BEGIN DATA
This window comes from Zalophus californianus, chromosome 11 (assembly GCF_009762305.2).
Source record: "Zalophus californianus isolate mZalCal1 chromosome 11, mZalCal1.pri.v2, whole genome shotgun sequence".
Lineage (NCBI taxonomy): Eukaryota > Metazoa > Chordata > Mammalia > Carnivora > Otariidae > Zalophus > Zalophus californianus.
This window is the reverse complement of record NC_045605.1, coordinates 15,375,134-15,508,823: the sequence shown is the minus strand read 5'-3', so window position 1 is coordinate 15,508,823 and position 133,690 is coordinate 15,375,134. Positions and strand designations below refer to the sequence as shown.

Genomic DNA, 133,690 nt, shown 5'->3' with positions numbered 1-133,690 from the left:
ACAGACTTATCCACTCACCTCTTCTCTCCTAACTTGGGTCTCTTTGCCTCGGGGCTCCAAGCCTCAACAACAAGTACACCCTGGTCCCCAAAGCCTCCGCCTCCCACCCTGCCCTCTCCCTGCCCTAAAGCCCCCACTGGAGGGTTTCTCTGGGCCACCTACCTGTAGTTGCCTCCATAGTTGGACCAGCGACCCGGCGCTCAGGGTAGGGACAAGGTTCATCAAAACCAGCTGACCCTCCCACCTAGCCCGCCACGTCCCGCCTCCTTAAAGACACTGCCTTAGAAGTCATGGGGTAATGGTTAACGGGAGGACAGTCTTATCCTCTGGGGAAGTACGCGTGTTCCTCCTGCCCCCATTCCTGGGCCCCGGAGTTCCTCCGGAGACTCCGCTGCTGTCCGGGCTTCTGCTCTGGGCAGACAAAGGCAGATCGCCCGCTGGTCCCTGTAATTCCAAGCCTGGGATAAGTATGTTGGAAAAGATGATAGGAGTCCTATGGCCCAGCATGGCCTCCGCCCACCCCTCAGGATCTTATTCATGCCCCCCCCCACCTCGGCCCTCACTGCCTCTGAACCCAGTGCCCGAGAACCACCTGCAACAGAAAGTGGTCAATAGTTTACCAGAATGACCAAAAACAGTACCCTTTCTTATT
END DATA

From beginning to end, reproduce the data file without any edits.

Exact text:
This window comes from Zalophus californianus, chromosome 11 (assembly GCF_009762305.2).
Source record: "Zalophus californianus isolate mZalCal1 chromosome 11, mZalCal1.pri.v2, whole genome shotgun sequence".
Lineage (NCBI taxonomy): Eukaryota > Metazoa > Chordata > Mammalia > Carnivora > Otariidae > Zalophus > Zalophus californianus.
This window is the reverse complement of record NC_045605.1, coordinates 15,375,134-15,508,823: the sequence shown is the minus strand read 5'-3', so window position 1 is coordinate 15,508,823 and position 133,690 is coordinate 15,375,134. Positions and strand designations below refer to the sequence as shown.

Genomic DNA, 133,690 nt, shown 5'->3' with positions numbered 1-133,690 from the left:
ACAGACTTATCCACTCACCTCTTCTCTCCTAACTTGGGTCTCTTTGCCTCGGGGCTCCAAGCCTCAACAACAAGTACACCCTGGTCCCCAAAGCCTCCGCCTCCCACCCTGCCCTCTCCCTGCCCTAAAGCCCCCACTGGAGGGTTTCTCTGGGCCACCTACCTGTAGTTGCCTCCATAGTTGGACCAGCGACCCGGCGCTCAGGGTAGGGACAAGGTTCATCAAAACCAGCTGACCCTCCCACCTAGCCCGCCACGTCCCGCCTCCTTAAAGACACTGCCTTAGAAGTCATGGGGTAATGGTTAACGGGAGGACAGTCTTATCCTCTGGGGAAGTACGCGTGTTCCTCCTGCCCCCATTCCTGGGCCCCGGAGTTCCTCCGGAGACTCCGCTGCTGTCCGGGCTTCTGCTCTGGGCAGACAAAGGCAGATCGCCCGCTGGTCCCTGTAATTCCAAGCCTGGGATAAGTATGTTGGAAAAGATGATAGGAGTCCTATGGCCCAGCATGGCCTCCGCCCACCCCTCAGGATCTTATTCATGCCCCCCCCCACCTCGGCCCTCACTGCCTCTGAACCCAGTGCCCGAGAACCACCTGCAACAGAAAGTGGTCAATAGTTTACCAGAATGACCAAAAACAGTACCCTTTCTTATT